Lenalidomide Group

Observation Group

Median progression-free survival

39 months (95% CI 36–42)

20 months (18–22)

(HR 0.46) [95% CI 0.41–0.53]

Median overall survival

(95% CI 66-not reached)

(95% CI 61-not reached)

3-year overall survival

78.6% (95% Cl 75.6–81.6)

75.8% (72.4–79.2)

(HR 0·87) [95% CI 0·73–1·05]

5-year overall survival

61.3% (95% CI 56.6–66.1)

56.6% (95% CI 51.5–61.7)

Median progression-free survival

64 months

(95% CI 57-not reached)

45 months (41–50)

(HR 0.65) [95% CI 0.56–0.77]



Progression-free survival was significantly improved in patients who were eligible for transplantation and treated with lenalidomide versus patients in the observation group (57 months versus 30 months; p<0.0001) as well as those who were ineligible for transplantation and treated with lenalidomide (26 months versus 11 months; p<0.0001). Progression-free survival was also significantly improved in all three cytogenetic risk groups (standard risk, high risk, and ultra-high risk) following lenalidomide maintenance therapy. Although the overall 3-year survival for both groups remained similar (78.6% versus 75.8%), patients with transplantation eligibility (87.5% versus 80.2%) and with cytogenetic risk (86.4% versus 81.3%) demonstrated better overall survival outcomes when treated with lenalidomide versus those who were in the observation group. Sub-group analysis of the cytogenetic risk group demonstrated that lenalidomide maintenance therapy improved the outcomes in patients with high-risk (74.9% versus 63.7%) and ultra-high risk (62.9% versus 43.5%) than those who were not treated with lenalidomide (observation group).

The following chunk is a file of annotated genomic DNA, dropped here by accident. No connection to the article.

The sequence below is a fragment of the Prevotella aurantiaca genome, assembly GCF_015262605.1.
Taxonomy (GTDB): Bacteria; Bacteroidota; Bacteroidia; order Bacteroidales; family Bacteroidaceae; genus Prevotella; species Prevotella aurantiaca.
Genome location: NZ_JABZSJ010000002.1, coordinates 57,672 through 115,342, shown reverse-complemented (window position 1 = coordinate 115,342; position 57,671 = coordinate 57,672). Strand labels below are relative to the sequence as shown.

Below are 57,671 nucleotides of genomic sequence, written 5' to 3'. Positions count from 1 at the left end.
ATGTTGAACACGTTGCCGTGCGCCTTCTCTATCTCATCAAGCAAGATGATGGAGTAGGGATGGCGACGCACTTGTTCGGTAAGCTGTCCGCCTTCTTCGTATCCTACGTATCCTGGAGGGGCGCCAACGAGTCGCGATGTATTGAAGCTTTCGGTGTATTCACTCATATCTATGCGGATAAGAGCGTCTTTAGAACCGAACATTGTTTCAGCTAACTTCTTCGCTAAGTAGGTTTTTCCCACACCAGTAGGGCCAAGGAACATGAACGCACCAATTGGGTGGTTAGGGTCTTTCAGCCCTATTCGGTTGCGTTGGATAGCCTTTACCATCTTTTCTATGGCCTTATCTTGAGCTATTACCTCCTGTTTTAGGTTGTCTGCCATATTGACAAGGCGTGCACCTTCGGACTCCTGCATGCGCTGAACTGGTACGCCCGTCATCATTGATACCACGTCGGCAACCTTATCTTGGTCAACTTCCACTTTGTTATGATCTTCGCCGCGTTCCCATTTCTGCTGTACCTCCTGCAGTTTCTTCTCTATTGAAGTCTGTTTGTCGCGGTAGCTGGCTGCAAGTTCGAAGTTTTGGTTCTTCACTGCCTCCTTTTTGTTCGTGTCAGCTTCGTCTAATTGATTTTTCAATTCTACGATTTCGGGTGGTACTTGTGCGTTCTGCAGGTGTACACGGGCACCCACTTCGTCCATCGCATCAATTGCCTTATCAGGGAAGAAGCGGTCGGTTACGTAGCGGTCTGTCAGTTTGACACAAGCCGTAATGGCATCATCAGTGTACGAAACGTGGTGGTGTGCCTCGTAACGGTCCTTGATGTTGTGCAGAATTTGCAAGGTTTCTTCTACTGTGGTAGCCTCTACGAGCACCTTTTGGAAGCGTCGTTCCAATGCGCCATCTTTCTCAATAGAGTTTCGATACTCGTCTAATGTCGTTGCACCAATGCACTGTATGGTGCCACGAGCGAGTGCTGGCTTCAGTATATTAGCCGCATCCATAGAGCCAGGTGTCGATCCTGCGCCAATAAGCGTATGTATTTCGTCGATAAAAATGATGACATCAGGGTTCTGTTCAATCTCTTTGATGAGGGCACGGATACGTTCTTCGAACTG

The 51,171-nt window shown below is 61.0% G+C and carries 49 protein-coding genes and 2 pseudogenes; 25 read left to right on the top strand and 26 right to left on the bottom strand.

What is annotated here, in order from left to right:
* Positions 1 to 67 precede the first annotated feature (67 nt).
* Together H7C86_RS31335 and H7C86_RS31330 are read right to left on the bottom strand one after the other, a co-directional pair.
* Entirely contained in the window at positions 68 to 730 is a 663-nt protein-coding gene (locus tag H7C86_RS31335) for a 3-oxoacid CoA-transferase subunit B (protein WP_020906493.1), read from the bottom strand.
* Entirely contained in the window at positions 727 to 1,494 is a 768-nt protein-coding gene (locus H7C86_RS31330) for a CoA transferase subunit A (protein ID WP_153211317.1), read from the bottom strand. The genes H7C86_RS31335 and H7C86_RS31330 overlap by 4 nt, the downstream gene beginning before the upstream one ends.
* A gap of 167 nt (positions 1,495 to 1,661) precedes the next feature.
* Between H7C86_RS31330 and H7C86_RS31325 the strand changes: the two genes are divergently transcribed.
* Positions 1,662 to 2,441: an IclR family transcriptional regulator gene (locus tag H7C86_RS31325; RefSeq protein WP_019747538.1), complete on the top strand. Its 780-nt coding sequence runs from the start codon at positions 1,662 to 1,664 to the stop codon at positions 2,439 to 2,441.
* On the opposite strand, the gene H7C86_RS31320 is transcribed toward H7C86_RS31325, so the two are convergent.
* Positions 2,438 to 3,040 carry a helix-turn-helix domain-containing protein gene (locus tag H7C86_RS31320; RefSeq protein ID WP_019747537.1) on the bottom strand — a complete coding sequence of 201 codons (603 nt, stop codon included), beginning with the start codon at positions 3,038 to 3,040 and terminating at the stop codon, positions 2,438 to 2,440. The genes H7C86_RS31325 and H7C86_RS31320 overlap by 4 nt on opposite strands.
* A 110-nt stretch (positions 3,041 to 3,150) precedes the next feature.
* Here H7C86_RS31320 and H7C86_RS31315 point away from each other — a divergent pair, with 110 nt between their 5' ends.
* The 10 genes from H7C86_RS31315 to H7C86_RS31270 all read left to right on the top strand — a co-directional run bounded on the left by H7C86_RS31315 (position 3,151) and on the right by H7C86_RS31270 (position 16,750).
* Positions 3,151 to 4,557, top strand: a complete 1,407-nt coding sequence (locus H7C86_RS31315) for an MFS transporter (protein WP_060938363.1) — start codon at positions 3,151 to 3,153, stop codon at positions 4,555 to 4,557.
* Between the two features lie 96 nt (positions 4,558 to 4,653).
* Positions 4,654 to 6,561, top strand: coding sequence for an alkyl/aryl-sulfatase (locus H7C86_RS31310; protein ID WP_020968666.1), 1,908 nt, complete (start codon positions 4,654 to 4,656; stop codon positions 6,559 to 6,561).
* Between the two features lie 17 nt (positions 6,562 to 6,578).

The safety findings of this study were in line with the known safety profile of lenalidomide. An equal number of patients in both lenalidomide (234 patients, 21%) and observation (226 patients, 27%) died during the study andno deaths in the lenalidomide group were considered treatment related. There were no lenalidomide-related deaths; Grade 3 or 4 adverse events following lenalidomide maintenance therapy were mainly hematological and included neutropenia (33%), thrombocytopenia (7%), and anemia (4%). The most severe adverse effect in both groups was an infection.


Although the Myeloma XI study had a very good number of patients enrolled, it should be noted that the subgroup analyses were not powered due to the unavailability of cytogenetic data for analysis for most patients and hence reduced sample size. Further studies are warranted to ascertain the use of lenalidomide in these specific populations of the study, which also did not collect any quality-of-life data during the prospective study period. Nevertheless, the results of this study are consistent with the earlier lenalidomide studies and demonstrated that lenalidomide maintenance therapy improved progression-free survival in patients who were newly diagnosed with multiple myeloma as well as in both transplantation-eligible and transplantation-ineligible patients. Although the overall survival was similar in both treatment groups, continuous treatment with lenalidomide improved the overall survival in the transplantation-eligible patients.




Jackson GH et al. Lenalidomide maintenance versus observation for patients with newly diagnosed multiple myeloma (Myeloma XI): a multicenter, open-label, randomised, phase 3 trial. Lancet Oncol. 2019;20:57-7